That's right, build-a-wall folks: In the U.S., Mexican beer is more "American" than the King of Beers.
4. Keystone Light
We'll say this: It's more American than it was at this time last year.
It certainly has U.S. origins: it was first brewed by Golden, Colo.-based Coors in 1989 and debuted in Chico, Calif., in craft brewer Sierra Nevada's backyard. But that's before things got a little more... watered down. In 2005, Canada's Molson merged with Coors to create the Molson Coors Brewing Company headquartered in both Golden and Montreal. In 2007, it entered into a joint distribution agreement with SABMiller known as MillerCoors, which officially gave low-end Keystone parents in three different countries.
After Anheuser-Busch InBev announced its intention to buy SABMiller, Molson Coors bought SABMiller's share of MillerCoors from it and all the U.S. rights to its brands with it. That means that Keystone is definitely a North American beer. However, considering it's produced by a company that also makes a beer called Molson Canadian, no amount of red, white and blue paint can disguise Keystone and Molson Coors's dual citizenship.
With all apologies to Rochester, N.Y., we can't give Genny a pass on this one.
In fairness, the Genesee brewery has been brewing in Rochester under that name since 1878 but has a history in the region dating back to 1819. It isn't its fault that one of its first buyers, the Fred Koch Brewery, had British owners. It also isn't its fault that, in 2009, it was sold to KPD Capital Partners and thrown into the North American Breweries subsidiary with Burlington, Vt.-based Magic Hat; Seattle-based Pyramid; and Portland, Ore.-based Portland Brewing -- not to mention its Labatt USA importing operation.
Lastly, it isn't its fault that KPD Capital Partners, doing what an investment firm does, flipped the whole package to Florida Ice and Farm Company for $338 million in 2012. Genesee also couldn't have foreseen that Florida Ice and Farm wouldn't be based in Florida, but in San Jose, Costa Rica.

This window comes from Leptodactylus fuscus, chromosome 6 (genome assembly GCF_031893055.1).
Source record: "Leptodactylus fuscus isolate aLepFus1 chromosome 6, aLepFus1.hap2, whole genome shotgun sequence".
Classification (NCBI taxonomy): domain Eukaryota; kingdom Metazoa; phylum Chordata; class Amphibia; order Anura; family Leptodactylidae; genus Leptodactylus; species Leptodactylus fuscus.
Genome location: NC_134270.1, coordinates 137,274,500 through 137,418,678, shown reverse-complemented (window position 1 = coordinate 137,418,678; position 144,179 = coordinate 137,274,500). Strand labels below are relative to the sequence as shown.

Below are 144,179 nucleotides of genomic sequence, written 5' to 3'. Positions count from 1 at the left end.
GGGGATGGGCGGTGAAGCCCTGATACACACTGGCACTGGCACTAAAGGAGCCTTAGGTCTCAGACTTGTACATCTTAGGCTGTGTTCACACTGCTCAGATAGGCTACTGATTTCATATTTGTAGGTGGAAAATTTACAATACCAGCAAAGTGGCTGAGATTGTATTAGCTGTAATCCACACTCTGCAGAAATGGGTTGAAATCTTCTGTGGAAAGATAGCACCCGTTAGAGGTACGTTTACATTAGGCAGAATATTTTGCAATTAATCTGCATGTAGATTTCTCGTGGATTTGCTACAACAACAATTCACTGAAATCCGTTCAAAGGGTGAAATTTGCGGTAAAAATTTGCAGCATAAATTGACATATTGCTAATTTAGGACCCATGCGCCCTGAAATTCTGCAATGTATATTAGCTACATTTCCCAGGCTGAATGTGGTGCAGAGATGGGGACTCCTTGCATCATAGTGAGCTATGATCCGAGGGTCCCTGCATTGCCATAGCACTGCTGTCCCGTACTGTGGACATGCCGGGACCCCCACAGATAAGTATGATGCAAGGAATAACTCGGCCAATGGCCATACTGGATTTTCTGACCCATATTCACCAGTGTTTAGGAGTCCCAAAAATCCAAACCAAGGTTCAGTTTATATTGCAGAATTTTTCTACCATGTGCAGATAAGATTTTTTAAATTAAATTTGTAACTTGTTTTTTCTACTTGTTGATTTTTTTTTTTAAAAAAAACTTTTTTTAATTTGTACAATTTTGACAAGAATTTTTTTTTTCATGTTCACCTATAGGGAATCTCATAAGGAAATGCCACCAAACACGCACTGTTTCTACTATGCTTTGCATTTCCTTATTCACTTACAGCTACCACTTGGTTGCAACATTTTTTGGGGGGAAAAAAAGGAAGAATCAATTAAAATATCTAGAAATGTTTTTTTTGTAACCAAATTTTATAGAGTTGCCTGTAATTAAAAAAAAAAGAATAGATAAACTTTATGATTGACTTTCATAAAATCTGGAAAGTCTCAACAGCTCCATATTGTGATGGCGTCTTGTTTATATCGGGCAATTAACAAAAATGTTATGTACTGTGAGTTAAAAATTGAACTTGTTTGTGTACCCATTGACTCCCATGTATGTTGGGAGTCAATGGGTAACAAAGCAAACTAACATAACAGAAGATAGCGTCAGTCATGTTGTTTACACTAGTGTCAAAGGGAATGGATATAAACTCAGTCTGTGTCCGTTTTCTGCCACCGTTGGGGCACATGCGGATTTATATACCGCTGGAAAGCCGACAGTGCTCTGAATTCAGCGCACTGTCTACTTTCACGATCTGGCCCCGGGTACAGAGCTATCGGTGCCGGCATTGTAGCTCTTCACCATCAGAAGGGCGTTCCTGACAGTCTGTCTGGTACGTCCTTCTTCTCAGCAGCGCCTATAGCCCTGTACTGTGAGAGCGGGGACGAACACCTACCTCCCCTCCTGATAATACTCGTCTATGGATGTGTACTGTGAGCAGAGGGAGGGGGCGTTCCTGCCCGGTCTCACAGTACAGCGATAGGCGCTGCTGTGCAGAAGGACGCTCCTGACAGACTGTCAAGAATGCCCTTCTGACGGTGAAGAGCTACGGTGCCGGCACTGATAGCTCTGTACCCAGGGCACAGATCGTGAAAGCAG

Genesee has regularly flown the Stars and Stripes on its cans during the summer months. But once it began doing in 2013 a year after its sale, it started playing it fast and loose with the unfortunate facts.
2. Lagunitas New Dogtown Pale Ale
O.K., so the labeling is red, white and blue more by coincidence than by any concerted patriotic effort. Nonetheless, this hoppy remix of the brewery's original 1993 pale ale is now as much of a dual citizen as any Molson Coors product.
Last September, Lagunitas announced that it had sold a 50% stake to Amsterdam-based Heineken. This came as a bit of a surprise, as Lagunitas founder Tony Magee had been a vocal critic of both big brewers and craft beer acquisitions. That said, it wasn't all that surprising. Lagunitas's brewery culture in Petaluma, Calif., is built as much around marijuana as it is around beer. Its Undercover Investigation Shut-Down Ale references the time that an eight-inch joint at the brewery's Saint Patrick's Day party in 2005 sparked a drug bust that almost cost Lagunitas its existence. Lagunitas's Censored copper ale was originally named Kronik before the TTB stepped in.
While craft beer stalwarts were aghast that Magee sold, the fact that he sold only half of his brewery to a company based in Amsterdam and made enough money to cover annual trips and, maybe, a nice little pied-a-terre near the city's aromatic coffee shops made more sense than most craft beer acquisitions. God bless America... and the Netherlands.
1. Guinness Blonde American Lager
The first word in that name should tell you right off the bat that there's nothing "American" about this.
A historic Dublin brewery owned by a U.K. spirits conglomerate doesn't have anything more "American" to offer than its satellite headquarters in North America. Oh, and maybe City Brewing's facility in Latrobe, Pa., where it brews Blonde American Lager under contract.
Diageo has been eager to jump start the Guinness brand in the U.S., where it grew just 1.1% last year and its 2.3 million barrels of production are less than that of the North American Breweries brand, Boston Beer Company's Samuel Adams brands and D.G. Yuengling and Sons' beers. While U.S. craft brewers have been finding some measure of success with pilsner and other light lagers of late, we can't say it's a great play for larger brewers. The Top 4 light lager brands (Budweiser, Bud Light, Coors Light Miller Lite) all saw saw sales slump last year. Yes, Diageo and Guinness are technically imports like Corona, Heineken and Dos Equis -- all of which saw sales growth last year -- but calling it "American" and slapping anything other than "Busch" (up a surprising 19% last year) on the label won't help matters on July 4th.